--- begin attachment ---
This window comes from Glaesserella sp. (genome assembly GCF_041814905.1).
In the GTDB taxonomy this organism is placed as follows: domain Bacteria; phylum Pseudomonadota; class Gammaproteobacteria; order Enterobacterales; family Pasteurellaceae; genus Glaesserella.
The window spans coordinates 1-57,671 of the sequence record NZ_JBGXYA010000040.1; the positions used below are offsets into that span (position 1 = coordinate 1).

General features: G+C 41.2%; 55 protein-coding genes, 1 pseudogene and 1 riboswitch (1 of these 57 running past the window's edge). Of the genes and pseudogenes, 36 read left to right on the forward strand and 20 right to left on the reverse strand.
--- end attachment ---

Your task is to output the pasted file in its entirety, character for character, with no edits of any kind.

This window comes from Glaesserella sp. (genome assembly GCF_041814905.1).
In the GTDB taxonomy this organism is placed as follows: domain Bacteria; phylum Pseudomonadota; class Gammaproteobacteria; order Enterobacterales; family Pasteurellaceae; genus Glaesserella.
The window spans coordinates 1-57,671 of the sequence record NZ_JBGXYA010000040.1; the positions used below are offsets into that span (position 1 = coordinate 1).

General features: G+C 41.2%; 55 protein-coding genes, 1 pseudogene and 1 riboswitch (1 of these 57 running past the window's edge). Of the genes and pseudogenes, 36 read left to right on the forward strand and 20 right to left on the reverse strand.